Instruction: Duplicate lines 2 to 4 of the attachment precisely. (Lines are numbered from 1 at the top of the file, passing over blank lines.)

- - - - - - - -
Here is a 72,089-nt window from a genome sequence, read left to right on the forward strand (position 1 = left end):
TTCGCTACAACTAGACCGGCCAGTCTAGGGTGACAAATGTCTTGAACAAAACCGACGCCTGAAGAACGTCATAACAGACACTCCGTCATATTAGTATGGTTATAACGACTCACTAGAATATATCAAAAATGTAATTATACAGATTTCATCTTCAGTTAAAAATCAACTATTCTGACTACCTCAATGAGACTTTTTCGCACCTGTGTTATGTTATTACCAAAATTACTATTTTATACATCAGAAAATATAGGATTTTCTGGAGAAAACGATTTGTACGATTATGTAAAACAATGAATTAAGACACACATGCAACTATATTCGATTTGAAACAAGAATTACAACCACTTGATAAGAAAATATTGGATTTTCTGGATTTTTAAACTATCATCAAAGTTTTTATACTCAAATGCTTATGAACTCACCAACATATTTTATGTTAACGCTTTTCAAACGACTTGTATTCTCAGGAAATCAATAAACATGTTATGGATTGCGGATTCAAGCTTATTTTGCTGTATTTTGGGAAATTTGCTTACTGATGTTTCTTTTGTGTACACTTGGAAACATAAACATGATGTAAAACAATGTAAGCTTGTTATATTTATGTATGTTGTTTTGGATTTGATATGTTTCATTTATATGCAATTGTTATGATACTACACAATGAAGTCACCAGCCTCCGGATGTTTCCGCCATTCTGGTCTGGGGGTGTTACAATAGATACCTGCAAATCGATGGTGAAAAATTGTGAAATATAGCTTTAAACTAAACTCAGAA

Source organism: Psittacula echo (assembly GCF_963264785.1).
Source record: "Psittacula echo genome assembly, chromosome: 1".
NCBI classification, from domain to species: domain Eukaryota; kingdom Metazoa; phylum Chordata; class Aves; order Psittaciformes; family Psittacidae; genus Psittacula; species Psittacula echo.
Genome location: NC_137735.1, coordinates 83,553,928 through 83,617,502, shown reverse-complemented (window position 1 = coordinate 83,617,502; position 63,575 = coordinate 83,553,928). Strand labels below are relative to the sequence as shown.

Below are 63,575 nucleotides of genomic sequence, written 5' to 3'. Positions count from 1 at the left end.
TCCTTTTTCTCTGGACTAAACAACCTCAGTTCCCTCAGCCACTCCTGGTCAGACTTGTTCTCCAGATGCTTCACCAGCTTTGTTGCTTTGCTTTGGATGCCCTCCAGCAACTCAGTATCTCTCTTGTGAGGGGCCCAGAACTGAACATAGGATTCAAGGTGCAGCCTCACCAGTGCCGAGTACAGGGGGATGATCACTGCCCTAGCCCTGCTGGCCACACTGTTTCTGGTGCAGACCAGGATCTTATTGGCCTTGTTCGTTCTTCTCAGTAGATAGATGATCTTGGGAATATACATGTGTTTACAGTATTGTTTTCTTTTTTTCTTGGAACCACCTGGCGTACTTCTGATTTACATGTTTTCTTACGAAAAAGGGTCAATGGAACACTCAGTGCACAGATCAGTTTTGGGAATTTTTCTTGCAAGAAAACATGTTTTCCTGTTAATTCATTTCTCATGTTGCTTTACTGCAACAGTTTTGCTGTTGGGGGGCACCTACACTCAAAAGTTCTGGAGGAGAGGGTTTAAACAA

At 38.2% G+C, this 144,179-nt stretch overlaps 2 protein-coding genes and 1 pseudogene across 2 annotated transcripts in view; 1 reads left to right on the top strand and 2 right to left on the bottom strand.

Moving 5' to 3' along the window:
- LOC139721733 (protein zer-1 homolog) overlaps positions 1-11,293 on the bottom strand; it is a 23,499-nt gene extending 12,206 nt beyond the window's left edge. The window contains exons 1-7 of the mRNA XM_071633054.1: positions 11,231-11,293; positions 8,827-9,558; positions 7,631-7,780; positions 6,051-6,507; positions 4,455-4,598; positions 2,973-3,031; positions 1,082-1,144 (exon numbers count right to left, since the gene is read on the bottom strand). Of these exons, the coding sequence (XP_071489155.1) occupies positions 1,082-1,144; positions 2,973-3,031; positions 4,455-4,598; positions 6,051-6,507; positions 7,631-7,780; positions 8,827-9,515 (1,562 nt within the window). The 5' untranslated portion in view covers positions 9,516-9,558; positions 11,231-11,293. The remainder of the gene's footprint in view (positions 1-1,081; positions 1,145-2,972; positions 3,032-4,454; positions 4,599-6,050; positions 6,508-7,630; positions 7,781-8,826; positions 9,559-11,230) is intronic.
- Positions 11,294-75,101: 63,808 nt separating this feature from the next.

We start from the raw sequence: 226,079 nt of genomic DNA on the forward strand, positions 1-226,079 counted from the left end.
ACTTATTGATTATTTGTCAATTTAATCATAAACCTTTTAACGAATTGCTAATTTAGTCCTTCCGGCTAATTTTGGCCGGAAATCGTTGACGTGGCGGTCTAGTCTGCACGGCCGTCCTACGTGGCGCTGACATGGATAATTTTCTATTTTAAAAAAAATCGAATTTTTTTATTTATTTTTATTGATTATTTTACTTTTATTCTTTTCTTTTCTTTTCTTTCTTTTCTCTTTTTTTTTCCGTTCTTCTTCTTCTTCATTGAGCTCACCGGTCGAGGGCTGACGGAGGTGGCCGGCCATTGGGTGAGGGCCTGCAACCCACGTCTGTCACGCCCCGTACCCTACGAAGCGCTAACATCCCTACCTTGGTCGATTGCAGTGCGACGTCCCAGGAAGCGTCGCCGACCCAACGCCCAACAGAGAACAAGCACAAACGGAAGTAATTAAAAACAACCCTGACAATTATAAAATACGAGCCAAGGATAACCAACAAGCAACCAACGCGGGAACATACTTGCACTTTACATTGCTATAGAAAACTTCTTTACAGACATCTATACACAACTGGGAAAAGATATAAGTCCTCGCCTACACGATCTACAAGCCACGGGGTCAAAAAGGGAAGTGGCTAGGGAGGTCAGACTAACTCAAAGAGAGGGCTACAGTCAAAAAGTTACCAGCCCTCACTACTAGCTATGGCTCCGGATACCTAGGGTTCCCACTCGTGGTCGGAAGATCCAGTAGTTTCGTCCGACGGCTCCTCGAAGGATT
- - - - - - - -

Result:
TTCGCTACAACTAGACCGGCCAGTCTAGGGTGACAAATGTCTTGAACAAAACCGACGCCTGAAGAACGTCATAACAGACACTCCGTCATATTAGTATGGTTATAACGACTCACTAGAATATATCAAAAATGTAATTATACAGATTTCATCTTCAGTTAAAAATCAACTATTCTGACTACCTCAATGAGACTTTTTCGCACCTGTGTTATGTTATTACCAAAATTACTATTTTATACATCAGAAAATATAGGATTTTCTGGAGAAAACGATTTGTACGATTATGTAAAACAATGAATTAAGACACACATGCAACTATATTCGATTTGAAACAAGAATTACAACCACTTGATAAGAAAATATTGGATTTTCTGGATTTTTAAACTATCATCAAAGTTTTTATACTCAAATGCTTATGAACTCACCAACATATTTTATGTTAACGCTTTTCAAACGACTTGTATTCTCAGGAAATCAATAAACATGTTATGGATTGCGGATTCAAGCTTATTTTGCTGTATTTTGGGAAATTTGCTTACTGATGTTTCTTTTGTGTACACTTGGAAACATAAACATGATGTAAAACAATGTAAGCTTGTTATATTTATGTATGTTGTTTTGGATTTGATATGTTTCATTTATATGCAATTGTTATGATACTACACAATGAAGTCACCAGCCTCCGGATGTTTCCGCCATTCTGGTCTGGGGGTGTTACAATAGATACCTGCAAATCGATGGTGAAAAATTGTGAAATATAGCTTTAAACTAAACTCAGAA

Source organism: Psittacula echo (assembly GCF_963264785.1).
Source record: "Psittacula echo genome assembly, chromosome: 1".